The Vatican gave U.S. Catholic sisters what seems to be a joyfully grateful Christmas card Tuesday morning. The long-awaited report by the Vatican department that oversees women and men religious was a benediction.
It said the Vatican is “committed to collaborate in the realization of Pope Francis’ resolve that the ‘feminine genius’ find expression where important church decisions are made.”
To celebrate a major birthday — say, 50 or older — many hosts serve cake and display photos of the celebrant: baby photos, first steps, awkward adolescence, coming of age and major landmarks of adulthood.
For St. Louis’ 250th birthday celebration, John Neal Hoover has done just that. At the Mercantile Library’s new exhibition, Hoover hung several century-old photos, older paintings and drawings, but mostly he tells the city history in maps.
In a year when opera companies nationwide still struggle with the effects of the Great Recession, and sadly the venerable once-innovative New York City Opera closed, St. Louis continues to support three professional opera companies.
When volunteer prison chaplain Tom Cummins knocks on the door of a prison cell, the inmate’s voice is nearly always welcoming, sometimes delighted.
“I deal almost exclusively with those in isolation,” he said. “The guys know what society thinks of them. They are part of the throwaway society like papers tossed aside, abandoned, out-of-mind, in prisons that are hidden in the country, off a side road. When anyone treats them like a child of God, they flourish. A chaplain can help bring them back to a sense of being part of a whole community.”
St. Louis Archbishop Robert J. Carlson announced Tuesday the suspension of retired priest John J. Ghio because of a recently reported allegation of abuse -- allegedly in the early 1980s.
In a letter to parishes of the Archdiocese, Carlson said:
“Having consulted with the Promoter of Justice, the Vicar for Priests, and the Review Board of the Archdiocese of St. Louis, and to ensure the integrity of the process, I have suspended Father Ghio’s priestly faculties until a canonical process is concluded.”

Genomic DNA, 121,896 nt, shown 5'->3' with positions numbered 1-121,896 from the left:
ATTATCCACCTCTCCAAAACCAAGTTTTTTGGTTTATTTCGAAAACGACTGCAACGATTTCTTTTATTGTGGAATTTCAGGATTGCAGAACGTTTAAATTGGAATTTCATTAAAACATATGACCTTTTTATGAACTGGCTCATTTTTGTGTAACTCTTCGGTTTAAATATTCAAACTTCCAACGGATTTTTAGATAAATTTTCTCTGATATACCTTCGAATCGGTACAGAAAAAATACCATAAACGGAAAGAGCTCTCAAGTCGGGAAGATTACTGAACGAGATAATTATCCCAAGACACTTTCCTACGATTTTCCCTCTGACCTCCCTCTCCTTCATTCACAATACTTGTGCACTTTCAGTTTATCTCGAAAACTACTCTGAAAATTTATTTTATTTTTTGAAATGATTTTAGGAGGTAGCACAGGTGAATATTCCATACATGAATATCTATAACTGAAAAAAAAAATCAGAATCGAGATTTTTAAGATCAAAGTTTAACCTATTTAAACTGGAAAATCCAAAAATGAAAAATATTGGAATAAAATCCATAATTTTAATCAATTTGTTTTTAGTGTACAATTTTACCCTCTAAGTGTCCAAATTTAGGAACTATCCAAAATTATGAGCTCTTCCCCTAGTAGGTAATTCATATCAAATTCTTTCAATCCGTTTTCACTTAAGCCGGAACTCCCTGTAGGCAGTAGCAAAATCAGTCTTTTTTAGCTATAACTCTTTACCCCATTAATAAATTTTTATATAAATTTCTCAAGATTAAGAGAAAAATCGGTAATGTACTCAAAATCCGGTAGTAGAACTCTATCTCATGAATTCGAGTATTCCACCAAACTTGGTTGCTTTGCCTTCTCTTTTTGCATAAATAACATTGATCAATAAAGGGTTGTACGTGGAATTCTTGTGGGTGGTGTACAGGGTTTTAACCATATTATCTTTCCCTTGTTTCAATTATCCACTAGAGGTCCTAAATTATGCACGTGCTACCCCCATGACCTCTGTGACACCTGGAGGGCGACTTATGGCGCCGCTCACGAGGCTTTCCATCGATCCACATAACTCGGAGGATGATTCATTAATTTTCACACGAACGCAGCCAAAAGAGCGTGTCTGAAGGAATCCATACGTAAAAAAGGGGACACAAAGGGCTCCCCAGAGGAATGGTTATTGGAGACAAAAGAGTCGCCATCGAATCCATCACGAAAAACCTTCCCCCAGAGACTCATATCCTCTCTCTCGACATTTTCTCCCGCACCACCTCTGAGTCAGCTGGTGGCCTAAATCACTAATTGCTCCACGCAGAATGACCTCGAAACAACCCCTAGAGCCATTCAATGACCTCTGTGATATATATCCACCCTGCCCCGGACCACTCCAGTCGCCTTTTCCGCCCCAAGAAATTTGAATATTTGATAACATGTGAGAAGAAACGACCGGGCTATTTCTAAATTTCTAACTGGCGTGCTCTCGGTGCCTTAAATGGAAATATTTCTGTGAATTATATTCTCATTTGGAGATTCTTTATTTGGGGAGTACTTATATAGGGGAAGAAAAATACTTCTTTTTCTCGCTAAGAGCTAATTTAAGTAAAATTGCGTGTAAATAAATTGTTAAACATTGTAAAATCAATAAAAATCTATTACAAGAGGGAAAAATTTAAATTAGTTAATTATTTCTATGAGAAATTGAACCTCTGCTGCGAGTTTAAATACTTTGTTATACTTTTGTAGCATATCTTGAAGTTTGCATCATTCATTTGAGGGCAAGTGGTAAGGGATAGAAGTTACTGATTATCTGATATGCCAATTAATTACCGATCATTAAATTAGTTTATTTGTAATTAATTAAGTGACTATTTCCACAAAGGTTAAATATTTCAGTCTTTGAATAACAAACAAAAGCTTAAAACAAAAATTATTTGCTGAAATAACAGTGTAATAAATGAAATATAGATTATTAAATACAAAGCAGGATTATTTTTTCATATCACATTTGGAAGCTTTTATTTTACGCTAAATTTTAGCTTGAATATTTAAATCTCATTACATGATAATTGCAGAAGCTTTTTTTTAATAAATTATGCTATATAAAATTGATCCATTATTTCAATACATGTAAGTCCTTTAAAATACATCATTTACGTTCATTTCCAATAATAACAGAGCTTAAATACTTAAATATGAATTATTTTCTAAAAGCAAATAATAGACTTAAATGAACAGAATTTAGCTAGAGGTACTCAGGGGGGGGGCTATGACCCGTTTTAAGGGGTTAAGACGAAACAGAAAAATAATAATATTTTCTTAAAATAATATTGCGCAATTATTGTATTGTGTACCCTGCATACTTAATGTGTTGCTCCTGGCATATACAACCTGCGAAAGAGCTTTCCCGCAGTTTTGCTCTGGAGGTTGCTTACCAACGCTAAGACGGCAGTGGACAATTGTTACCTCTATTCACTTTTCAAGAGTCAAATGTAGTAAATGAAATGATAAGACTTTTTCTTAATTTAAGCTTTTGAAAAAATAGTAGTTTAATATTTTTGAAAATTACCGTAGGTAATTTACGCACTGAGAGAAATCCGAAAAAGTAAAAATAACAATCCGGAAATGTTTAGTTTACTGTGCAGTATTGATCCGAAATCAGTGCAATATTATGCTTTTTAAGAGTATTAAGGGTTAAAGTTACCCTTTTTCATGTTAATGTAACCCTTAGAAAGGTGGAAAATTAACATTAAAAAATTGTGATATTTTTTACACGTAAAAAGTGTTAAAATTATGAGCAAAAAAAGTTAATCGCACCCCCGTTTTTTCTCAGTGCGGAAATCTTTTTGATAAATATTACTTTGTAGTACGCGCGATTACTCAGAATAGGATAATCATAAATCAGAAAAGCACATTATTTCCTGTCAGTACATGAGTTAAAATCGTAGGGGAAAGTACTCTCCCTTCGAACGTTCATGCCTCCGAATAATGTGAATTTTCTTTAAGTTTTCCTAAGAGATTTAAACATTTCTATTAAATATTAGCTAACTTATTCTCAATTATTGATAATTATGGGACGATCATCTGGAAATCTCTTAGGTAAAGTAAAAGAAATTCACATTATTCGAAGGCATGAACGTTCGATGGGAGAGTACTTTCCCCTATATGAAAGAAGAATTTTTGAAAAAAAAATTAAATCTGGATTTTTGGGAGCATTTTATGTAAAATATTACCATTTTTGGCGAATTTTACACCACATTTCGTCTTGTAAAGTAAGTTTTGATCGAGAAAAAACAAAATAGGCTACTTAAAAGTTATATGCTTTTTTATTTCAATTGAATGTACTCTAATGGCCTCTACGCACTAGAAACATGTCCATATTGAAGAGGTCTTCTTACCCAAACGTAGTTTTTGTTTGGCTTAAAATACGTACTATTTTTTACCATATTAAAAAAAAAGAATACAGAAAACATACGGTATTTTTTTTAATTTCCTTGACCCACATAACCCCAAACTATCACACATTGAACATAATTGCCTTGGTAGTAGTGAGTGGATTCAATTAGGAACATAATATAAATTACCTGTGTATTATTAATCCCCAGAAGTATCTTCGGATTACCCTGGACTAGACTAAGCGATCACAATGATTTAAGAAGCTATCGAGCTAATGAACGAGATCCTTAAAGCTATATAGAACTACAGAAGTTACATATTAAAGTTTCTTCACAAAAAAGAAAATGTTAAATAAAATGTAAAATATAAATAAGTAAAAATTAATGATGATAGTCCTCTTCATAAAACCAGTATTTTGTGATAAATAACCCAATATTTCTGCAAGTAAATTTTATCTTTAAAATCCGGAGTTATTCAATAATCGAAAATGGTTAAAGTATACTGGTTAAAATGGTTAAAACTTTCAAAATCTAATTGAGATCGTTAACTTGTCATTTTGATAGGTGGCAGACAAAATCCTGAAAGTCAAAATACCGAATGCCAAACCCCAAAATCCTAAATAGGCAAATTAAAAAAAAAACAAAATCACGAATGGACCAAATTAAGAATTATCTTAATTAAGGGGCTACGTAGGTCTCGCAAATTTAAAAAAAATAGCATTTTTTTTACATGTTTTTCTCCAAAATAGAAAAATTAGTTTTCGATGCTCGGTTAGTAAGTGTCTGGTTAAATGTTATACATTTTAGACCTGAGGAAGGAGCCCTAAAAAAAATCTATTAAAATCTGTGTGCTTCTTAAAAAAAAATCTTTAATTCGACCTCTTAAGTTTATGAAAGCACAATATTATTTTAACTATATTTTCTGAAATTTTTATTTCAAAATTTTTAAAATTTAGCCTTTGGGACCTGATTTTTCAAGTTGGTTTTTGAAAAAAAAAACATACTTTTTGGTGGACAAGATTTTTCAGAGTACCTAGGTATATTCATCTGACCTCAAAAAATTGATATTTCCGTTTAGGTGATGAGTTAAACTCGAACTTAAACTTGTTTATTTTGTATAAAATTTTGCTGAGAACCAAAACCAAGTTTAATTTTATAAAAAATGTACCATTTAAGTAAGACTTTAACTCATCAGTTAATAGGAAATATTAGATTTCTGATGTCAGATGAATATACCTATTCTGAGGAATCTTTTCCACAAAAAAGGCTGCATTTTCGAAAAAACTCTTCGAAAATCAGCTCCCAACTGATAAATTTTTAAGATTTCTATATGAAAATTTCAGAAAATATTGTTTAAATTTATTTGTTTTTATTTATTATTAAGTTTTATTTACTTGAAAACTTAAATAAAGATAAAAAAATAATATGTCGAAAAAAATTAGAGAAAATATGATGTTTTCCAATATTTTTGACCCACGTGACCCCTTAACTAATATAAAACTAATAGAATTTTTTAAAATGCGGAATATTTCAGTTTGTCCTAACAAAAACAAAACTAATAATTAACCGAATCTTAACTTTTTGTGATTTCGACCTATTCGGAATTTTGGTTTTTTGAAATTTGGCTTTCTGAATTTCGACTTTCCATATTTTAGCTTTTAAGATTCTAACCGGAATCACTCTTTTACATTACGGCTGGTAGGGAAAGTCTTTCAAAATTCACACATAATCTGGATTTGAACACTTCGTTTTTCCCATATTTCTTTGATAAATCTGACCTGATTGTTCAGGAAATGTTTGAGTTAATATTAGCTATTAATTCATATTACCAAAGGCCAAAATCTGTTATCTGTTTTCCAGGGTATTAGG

Today, for the first time in the 88 years since the Dominican friars founded Aquinas Institute of Theology, a scholar and priest who is not a Dominican becomes its president.
Father Seán Charles Martin is the new Aquinas president.
“It is a big step for us because in our long history we have always had a Dominican,” the Very Rev Charles Bouchard said. He's the Dominican provincial, its elected leader, over 14 states from Michigan to New Mexico, who made today’s announcement in Chicago.
Night after night, St. Louis opera lovers gave Rene Barbera standing ovations for his expressive, lyrical, tenor voice. That was three years ago at Opera Theatre of St. Louis, when Barbera smoothly delivered an aria's nine high Cs as Tonio, in Gaetano Donizetti's "Daughter of the Regiment." He made the joyful high notes seem effortless.
Before the Texan left St. Louis that season, the Opera Theatre's leadership decided to stage another Donizetti opera, specifically to bring back Barbera's expressive voice.
Those locked into the stereotype that opera is elite entertainment put on by people in ivory towers may dump that notion when they hear about two guys trying to conjure magic in Opera Theatre of St. Louis’ “The Magic Flute.” It opens Saturday at the Loretto-Hilton Theatre.
The two magic makers are Isaac Mizrahi and Sean Panikkar.
Mizrahi is “Magic Flute’s” stage director, set and costume designer. He has been applauded for his chic designs at down-to-earth prices for Target stores as well as his super glamorous couture looks.
The Osage Nation made Pierre Laclede’s fur trading post a success from its start 250 years ago. This week that bi-cultural partnership, tragically rare in this continent’s history, is being celebrated with more than a dozen events.